Once the groundwork is laid out, the author dives into the first of over thirteen projects meant to put those tools to work building extremely useful shop aides (or jigs) all while learning critical woodworking skills. This book is well organized and methodical; each project focuses on the skillset, toolset, and process. And considering that over 30 pages are spent describing tools, the first project is a hint that outfitting a hand tool workshop can be expensive (still less than a similarly equipped power shop). For an elegant straightedge – which, conceptually, is difficult to think on since you end up building a…board – the tools introduced are a marking gauge, layout square, rip and crosscut handsaws, try plane, smooth plane, drawknife, rasp, file, low-angle spokeshave, and brace and bit. Whew. At the end of the book you’ve added an assortment of bench chisels, a back saw, bow saw, coping saw, tenon saw, paring chisel, bevel gauge, block plane, dividers, hand drill, scrub plane, shoulder plane, router plane, crank-necked chisel, auger bit, flush-cut saw, keyhole saw, and dovetail saw. Tool makers must be drooling. With few exceptions Tolpin reserves his recommendations to specific types of tools, not brands. From the photos tool owners will pick out a few prominent premium makes, including Veritas and Lie-Nielsen. Not all tools listed are required, and the author takes the time to suggest alternatives where appropriate. I turned to my Porter Cable jigsaw because I lacked a decent keyhole saw, used a power hand drill instead of a brace, made due without a crank-necked chisel, and reached for sandpaper rather than specialized rasps and files.

Tolpin himself doesn’t forsake all machines, or the need for certain machining. His own shop still houses a bandsaw and drill press. And while he provides a very easy to understand section on a six square process for truing a board, the author notes the convenience of purchasing properly dimensioned and surfaced wood. Doing so strikes a fair balance between the burden of acquiring and maintaining a jointer and planer, and the chore of hand sawing and planing every piece of wood that enters the shop.

Bench hooks built from construction lumber and scrap cherry. Ready for handsawing…

One issue with a book that wants to be everything for everyone is that it can’t be done. An earnest attempt to do so results in a multi-volume encyclopedia set, and a six foot tall bookshelf to hold them. In this single volume, 175-page book something has to be left out. So we’ll read that a handsaw is a tool that “separates a board into different widths”, while cambered and hollow plane blades are mentioned without any real follow up details. Tolpin does an admirable job preparing the beginner for work, this is simply the extreme challenge of condensing so much knowledge into the short space provided by a printed book. It’s why whole schools – such as his – are dedicated to the art of woodworking.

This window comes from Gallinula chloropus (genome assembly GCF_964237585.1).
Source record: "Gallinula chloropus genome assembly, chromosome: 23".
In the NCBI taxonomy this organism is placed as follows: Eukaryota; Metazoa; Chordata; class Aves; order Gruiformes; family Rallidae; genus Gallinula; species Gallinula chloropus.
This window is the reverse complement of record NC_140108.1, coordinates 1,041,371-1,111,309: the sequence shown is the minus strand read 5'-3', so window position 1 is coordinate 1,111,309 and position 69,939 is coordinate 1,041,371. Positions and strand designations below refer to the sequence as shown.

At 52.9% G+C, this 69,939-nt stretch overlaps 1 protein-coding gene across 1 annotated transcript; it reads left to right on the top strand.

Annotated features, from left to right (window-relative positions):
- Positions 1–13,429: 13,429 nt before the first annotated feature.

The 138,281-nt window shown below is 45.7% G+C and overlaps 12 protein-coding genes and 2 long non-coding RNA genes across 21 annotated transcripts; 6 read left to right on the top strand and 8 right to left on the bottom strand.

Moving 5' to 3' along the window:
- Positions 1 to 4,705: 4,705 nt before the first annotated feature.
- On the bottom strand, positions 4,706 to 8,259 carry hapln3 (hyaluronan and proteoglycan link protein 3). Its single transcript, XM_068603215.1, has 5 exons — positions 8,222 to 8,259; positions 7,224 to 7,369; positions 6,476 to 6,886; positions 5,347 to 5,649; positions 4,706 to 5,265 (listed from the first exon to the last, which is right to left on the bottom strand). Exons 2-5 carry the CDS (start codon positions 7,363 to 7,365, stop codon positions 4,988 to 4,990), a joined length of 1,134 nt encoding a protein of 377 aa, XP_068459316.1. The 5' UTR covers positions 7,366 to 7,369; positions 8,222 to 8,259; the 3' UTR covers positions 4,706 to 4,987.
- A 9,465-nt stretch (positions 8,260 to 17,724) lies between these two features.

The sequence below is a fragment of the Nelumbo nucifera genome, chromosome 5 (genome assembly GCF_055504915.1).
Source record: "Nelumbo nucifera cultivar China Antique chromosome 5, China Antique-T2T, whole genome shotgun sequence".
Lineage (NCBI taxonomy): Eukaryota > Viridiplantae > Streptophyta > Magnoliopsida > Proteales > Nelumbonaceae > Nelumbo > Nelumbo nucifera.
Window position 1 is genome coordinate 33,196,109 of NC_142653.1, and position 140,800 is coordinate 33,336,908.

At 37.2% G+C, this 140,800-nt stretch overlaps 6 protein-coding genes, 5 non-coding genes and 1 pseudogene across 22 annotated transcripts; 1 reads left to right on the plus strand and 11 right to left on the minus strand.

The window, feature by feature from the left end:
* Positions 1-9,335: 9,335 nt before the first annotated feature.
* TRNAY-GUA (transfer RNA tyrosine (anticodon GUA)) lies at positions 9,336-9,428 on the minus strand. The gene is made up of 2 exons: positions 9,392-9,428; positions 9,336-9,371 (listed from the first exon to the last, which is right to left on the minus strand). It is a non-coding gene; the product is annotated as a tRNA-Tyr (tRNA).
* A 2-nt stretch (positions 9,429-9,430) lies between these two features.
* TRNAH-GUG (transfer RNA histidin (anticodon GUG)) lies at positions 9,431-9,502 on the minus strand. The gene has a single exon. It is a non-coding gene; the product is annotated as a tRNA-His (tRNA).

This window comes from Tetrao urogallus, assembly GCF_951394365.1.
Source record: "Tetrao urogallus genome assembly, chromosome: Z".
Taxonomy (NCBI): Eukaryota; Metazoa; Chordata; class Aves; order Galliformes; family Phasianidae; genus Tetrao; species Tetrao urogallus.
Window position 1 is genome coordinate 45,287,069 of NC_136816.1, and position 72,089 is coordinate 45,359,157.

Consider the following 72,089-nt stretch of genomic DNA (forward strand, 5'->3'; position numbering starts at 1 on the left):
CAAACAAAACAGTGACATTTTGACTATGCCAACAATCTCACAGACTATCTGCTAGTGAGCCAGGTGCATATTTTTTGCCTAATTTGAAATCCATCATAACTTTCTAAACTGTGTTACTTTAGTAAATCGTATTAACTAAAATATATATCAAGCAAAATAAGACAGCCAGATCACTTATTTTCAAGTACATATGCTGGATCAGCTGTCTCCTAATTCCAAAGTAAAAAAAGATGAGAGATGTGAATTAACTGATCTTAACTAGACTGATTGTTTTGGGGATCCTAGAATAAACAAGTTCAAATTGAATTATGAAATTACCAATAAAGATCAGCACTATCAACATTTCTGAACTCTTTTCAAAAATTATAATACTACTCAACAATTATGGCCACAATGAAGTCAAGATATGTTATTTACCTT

Tolpin also dips his foot in the Zen like state of hand tool woodworking. The subtitle of his book is “From Tool Set to Skill Set to Mind Set”. You must…be the wood – okay, not quite that esoteric. Rather the author explores concepts of hand tool efficiency, accuracy, and measurement. Instead of measuring out an exact ¾ in. mortise, the width should be based on the particular chisel being used, or what he refers to as “tool slaving”.

I do quibble a bit with his philosophy when it comes to cut lists – the thought being you shouldn’t have them. And for the most part he doesn’t provide them in his projects. Dimensions are based on geometry (yuck); ratios portioned out with dividers and squares. It makes perfect sense; most designs embrace the principle of the Golden Ratio. Decide on the size of the first piece and, based on geometry, everything else is calculated or derived from that initial sizing. I get that. He goes a tad further though, wanting a more arbitrary measurement to start out with, such as the breadth of your hand. Will I really ask my lumber guy, holding up my paw, “Got any walnut this wide and a third longer?” It only takes a quick scan of a cut list for a clue on what to search for in my wood bin. Which probably means my mindset isn’t exactly where the author wants it to be. Fortunately, each project has hand drawn diagrams with example like measurements, so even neophytes like myself can get started.

Winding sticks made of mahogany and possibly sycamore. Mystery wood pulled from the wood bin because it was around…five hands long.

Tools, techniques, and wisdom; The New Traditional Woodworker is an engaging, enlightening, and productive manual from an author well versed in the craft. Although machine tools offer speed and ease (and missing fingers), hand tools encourage the woodworker to enjoy a more leisurely, enjoyable pace. Follow Jim Tolpin’s advise and step closer to the wood, and away from the machines.

As rustic philosopher Thoreau once cautioned about the easy way… “The path of least resistance leads to crooked rivers and crooked men.”